a great capital is invested in the horses, the farmers treat them
with tender care.
Though there are many peculiarities to be seen in farm-
houses, in essential things they are all alike all over the country.
The earthen floor (doma) serves as room for indoor work and as
place for the hearth on which horse-fodder is boiled. In the
elevated part of the house we find first a spacious fire-place on
which tea water and rice are boiled and meals prepared. The
area around the fire-place is the sitting room for the family. In
Northeast Japan this sitting room is the largest of all. A few
additional smaller rooms are attached to the large sitting room
as guest rooms and sleeping rooms. Because of the over-size
of the sitting room such a farmhouse is called sitting room type
(hiroma-kei). In most parts of Japan the room partition is such
that four equally sized rooms result. This is the simplest kind
and is called 'the type of character for field' (ta no ji kei) because
of its similarity with the Chinese character for 'field,' which con-
sists of four sections of equal size. It could also be called "chess-
board type," because on a chess-board four neighboring fields
form a combination of four square sections of equal size.
Among the key-shaped farmhouses (kagiya, magariya) in
Akita Prefecture, houses are found with two protruding build-
ings, so to say, with two webs of a key, one on each end of the
main building. Rarely is the "web" attached at the center of the
main building. In the attached building two entrances (genkan)
are found, an outside entrance and an inside one. We should
better say 'vestibule' and not entrance. In the outside vestibule
are found the latrine and the pigsty, in the inside vestibule the
horse-stable is built. The agricultural tools are placed somewhere
in the outside vestibule and the straw-raincoats are hung there
on hooks. The author of our book aligns many details and varia-
tions, so many that the book is not only a new arrangement or
digest of earlier publications. In one respect he falls short of
our expectation as did also earlier writers, namely the social and
religious functions of the various rooms of the farmhouse are, in
our opinion, not given sufficient attention.
The author offers good opinions of his own on the history of
the farmhouse. It is interesting that both the Northern and the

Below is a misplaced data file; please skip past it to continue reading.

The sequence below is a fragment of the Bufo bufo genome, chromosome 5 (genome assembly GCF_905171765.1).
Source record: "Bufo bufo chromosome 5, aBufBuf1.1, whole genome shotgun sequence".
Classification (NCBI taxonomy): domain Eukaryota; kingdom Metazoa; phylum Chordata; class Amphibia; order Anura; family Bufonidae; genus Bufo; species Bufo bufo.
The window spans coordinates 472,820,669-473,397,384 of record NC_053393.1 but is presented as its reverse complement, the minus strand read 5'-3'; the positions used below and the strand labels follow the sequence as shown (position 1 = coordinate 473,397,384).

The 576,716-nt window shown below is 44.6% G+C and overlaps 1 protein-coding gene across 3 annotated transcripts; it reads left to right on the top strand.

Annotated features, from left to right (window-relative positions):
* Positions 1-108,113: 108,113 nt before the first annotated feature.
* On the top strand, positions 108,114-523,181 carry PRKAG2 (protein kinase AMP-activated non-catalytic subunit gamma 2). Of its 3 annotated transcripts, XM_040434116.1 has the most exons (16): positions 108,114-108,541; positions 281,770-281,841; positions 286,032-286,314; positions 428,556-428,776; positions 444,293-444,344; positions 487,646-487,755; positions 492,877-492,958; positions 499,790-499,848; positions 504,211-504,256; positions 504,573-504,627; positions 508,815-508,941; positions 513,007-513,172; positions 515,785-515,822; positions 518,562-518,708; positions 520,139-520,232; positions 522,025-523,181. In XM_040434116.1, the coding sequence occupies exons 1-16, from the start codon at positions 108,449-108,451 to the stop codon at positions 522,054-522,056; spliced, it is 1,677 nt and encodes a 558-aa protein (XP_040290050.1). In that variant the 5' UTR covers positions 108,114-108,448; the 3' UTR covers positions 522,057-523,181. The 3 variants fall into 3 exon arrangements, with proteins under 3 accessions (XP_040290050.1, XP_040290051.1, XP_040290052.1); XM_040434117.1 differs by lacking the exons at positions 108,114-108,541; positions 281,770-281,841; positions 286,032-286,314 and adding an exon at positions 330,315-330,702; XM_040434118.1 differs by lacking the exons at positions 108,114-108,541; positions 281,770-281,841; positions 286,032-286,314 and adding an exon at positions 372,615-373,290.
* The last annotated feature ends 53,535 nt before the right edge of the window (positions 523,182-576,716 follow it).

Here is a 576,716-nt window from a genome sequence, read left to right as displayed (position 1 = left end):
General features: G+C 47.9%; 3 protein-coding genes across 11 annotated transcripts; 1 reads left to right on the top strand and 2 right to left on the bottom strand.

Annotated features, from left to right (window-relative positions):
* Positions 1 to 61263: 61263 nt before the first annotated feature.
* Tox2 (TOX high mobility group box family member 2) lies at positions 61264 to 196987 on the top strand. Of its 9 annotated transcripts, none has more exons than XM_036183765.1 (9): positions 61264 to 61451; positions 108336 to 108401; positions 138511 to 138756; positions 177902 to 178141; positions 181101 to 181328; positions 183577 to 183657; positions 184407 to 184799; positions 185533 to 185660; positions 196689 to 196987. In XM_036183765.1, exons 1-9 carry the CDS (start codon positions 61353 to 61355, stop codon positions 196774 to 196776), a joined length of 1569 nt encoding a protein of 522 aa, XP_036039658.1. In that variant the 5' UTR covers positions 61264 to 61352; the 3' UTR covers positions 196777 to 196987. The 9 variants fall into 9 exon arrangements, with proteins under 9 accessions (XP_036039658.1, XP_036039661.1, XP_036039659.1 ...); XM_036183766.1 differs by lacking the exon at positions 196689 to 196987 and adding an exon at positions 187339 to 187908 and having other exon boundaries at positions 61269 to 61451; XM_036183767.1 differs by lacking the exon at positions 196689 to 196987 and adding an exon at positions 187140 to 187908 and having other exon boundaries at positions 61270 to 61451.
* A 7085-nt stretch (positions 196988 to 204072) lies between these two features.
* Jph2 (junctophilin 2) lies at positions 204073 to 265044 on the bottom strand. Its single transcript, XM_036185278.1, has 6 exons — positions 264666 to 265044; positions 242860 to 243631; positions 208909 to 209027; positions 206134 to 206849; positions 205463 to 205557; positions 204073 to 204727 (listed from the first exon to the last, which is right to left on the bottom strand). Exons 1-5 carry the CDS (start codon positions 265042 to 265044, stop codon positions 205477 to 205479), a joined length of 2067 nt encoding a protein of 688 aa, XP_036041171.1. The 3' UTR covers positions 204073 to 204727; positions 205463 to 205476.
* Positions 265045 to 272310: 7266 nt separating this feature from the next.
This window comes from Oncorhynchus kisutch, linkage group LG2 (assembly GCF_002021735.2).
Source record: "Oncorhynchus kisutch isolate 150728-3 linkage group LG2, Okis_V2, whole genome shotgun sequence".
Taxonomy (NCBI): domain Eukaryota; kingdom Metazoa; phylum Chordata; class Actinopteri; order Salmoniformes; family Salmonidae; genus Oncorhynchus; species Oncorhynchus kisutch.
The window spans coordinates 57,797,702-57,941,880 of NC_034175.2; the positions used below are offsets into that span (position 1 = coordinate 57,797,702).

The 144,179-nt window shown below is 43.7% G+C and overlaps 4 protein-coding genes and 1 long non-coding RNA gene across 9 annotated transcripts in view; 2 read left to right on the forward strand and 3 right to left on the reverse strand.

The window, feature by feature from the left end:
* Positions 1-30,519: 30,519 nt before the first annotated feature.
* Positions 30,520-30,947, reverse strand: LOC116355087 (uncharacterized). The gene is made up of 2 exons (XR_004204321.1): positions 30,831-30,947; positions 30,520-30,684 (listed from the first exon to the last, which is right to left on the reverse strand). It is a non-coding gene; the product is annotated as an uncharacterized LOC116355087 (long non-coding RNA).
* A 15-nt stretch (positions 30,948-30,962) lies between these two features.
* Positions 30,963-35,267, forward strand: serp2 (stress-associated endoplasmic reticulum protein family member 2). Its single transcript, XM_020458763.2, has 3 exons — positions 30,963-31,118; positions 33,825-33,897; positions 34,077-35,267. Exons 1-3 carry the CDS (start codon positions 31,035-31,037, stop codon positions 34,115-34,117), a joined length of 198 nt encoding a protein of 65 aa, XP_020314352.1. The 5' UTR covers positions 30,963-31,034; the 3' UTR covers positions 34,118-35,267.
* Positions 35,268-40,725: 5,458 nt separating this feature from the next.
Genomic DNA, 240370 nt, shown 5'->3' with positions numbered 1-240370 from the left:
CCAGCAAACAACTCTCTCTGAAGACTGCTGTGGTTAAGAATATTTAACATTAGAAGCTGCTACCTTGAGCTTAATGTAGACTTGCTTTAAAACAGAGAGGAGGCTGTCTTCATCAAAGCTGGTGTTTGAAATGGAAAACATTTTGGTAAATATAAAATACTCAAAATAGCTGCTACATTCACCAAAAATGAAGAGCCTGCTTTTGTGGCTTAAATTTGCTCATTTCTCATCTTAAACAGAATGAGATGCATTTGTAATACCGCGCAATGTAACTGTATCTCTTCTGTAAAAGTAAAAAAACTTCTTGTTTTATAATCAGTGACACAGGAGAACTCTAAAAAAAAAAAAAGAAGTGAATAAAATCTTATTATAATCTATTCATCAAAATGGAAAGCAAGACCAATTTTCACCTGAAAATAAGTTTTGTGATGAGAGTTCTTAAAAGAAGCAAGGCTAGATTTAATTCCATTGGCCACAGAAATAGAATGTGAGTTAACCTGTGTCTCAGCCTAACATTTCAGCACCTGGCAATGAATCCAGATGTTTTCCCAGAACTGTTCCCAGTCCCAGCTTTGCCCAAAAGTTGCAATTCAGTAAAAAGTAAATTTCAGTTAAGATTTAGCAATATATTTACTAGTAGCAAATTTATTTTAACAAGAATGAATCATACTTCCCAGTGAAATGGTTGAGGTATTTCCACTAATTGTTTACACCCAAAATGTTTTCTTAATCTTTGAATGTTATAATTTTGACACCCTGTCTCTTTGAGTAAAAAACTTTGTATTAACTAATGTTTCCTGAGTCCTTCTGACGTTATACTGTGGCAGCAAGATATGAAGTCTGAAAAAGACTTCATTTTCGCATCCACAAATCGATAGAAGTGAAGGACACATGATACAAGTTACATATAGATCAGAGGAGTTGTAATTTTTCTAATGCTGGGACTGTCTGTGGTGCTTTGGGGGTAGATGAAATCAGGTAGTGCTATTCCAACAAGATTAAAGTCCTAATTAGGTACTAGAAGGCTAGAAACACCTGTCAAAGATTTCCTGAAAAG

Southern part of Japan have an almost identical arrangement
of rooms in so far as a large sitting room occupies the greater
part of the living quarters, the few additional rooms are evidently
but sections cut out from the large room for the sake of privacy.
With its uniform size of rooms the chessboard pattern room
partition in no way gives us the impression that one over-sized
room dominates and permits only of a couple of small rooms to
surround it. Which partition type is the older one? The author
tells us that the large sitting room, found in Northeast Japan, on
the island of Sado and in Hokuriku (along the sea of Japan and
in Chfibu in Central Japan) originated in KyBto. In their field,
explorers of dialects make a similar statement, namely that the
present-day TBhoku (Northeastern) dialect is close to the old
KyBto dialect which travelled to the North along the coast of the
sea of Japan and not along the Pacific provinces. The farmhouses
look outwardly different in different regions, but their room
partition shows more similarity. Our author may have stimulated
at least further research by saying that the large sitting roonl
type (hiroma-kei) found on both extremities of the country, dates
from the Heian (794-858) civilization of KyBto. If he is correct,
the chessboard pattern must have superseded the large sitting
room type later though it is now found in the central part of the
country. Other writers have pointed out that the chessboard
pattern, as a refined form of room partition, was part of the old
Ky8to style of architecture, and has spread out from KyBto to
the provinces but not reached yet the outlying areas. No doubt,
in many respects the history of the farmhouse is still far from
being established comprehensibly.
In the presentation of farmhouse types the author proceeded
from the North to the South. He has much to say on the farm-
house of the vast Kant8 area. Though 'the key-houses' are not
typical of the Kant6 provinces, they can be frequently seen there,
but their functions do not always coincide with those of the
'key-houses' in the North. There are places where the projecting
section contains the horse-stable, but in others it is merely an
additional construction to create space for living purposes. The
common roof type of KantB is that of four plains. trapezoidal in
the front and in the rear, triangular on both small sides.
In Musashi in the Kant8 plain the whole farmhouse com-
pound, which is fenced in by a hedge, has an impressive garden-
door and behind it a well, and from the garden-door to the
house-entrance are stepping stones. The ridge of the house-roof
1s tile-covered. On its Northern side the house is protected
against the wind by a bamboo grove. The Kant8 plain is known
for its strong winds. One finds there many farmhouses that are
hidden in a grove among huge trees. The first settlers in the
Western part of Musashi were Korean refugees who were experts
in sericulture and rice-planting. Their village burnt down in thz
13th century, was rebuilt during the Kamakura era in the then
prevailing style, and the particular roof form in Western Musashi
bears still witness of the close terms on which the Korean com-
munity there was with the warriors and monks of Kamakura.
The same roof style as can be seen on the temple Enkakuji in
Kamakura is found in the Korean village and the surrounding
Western part of Musashi. The author gives a detailed description
of the houses on the Izu Islands which are known for their
preservation of old forms of house construction. It is rightly
said that the present-day Japanese farmhouse was developed
during Tokugawa time. The houses on the Izu Islands and on
Hachijoshima are however specimens of earlier forms of build-